Samuel Osgood held the postmaster general’s position in New York City from 1789, when the U.S. Constitution came into effect, until the government moved to Philadelphia in 1791. Timothy Pickering took over and, about a year later, the Postal Service Act gave his post greater legislative legitimacy and more effective organization. Pickering continued in the position until 1795, when he briefly served as secretary of war, before becoming the third U.S. secretary of state. The postmaster general’s position was considered a plum patronage post for political allies of the president until the Postal Service was transformed into a corporation run by a board of governors in 1971 following passage of the Postal Reorganization Act.

Feb 20 2015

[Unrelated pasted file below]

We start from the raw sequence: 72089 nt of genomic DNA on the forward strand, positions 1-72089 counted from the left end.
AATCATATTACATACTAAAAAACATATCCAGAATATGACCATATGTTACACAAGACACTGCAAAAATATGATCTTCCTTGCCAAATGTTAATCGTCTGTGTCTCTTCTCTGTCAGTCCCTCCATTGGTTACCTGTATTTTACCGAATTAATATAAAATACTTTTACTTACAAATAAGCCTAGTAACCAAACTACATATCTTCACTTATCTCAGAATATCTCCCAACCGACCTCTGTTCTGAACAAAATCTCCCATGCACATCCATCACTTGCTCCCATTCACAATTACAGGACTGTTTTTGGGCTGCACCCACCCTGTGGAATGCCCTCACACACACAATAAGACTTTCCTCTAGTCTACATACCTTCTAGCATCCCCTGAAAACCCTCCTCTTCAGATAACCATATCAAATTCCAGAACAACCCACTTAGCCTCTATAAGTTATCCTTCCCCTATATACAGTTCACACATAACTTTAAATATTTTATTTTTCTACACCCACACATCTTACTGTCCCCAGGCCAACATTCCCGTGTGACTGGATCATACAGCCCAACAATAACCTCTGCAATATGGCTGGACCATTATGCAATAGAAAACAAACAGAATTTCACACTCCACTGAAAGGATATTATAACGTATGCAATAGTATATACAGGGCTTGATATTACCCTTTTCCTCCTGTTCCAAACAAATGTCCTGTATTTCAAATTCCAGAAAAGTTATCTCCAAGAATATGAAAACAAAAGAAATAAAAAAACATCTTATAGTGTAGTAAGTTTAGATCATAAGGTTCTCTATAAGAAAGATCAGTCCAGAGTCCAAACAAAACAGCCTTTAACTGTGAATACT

A Bird in the Hand

In remarks on foreign policy before the Chicago Council on Global Affairs, potential 2016 GOP presidential hopeful, former Florida Governor Jeb Bush attempted to distance himself from his brother President George W. Bush and his father, Pres. George H. W. Bush, insisting that he is “his own man.”

He pretty much stumbled and fumbled, even with the telepromter, and, quite obviously isn’t ready for prime time on foreign policy.

One way he unmistakably resembles his father and brother is in his apparent discomfort with a prepared text. He appeared far more at ease answering questions than delivering his speech, which he read quickly, without the authority he has often shown when discussing domestic issues.

Still, his responses were not mistake-free: When he sought to attack President Obama, he inflated the number of Islamic State fighters, saying in his remarks that there were 200,000. A spokeswoman for Mr. Bush later clarified that he had meant to say 20,000. At another point, he pronounced Boko Haram, the Islamist militant group based in Nigeria, as “Boku Haram.”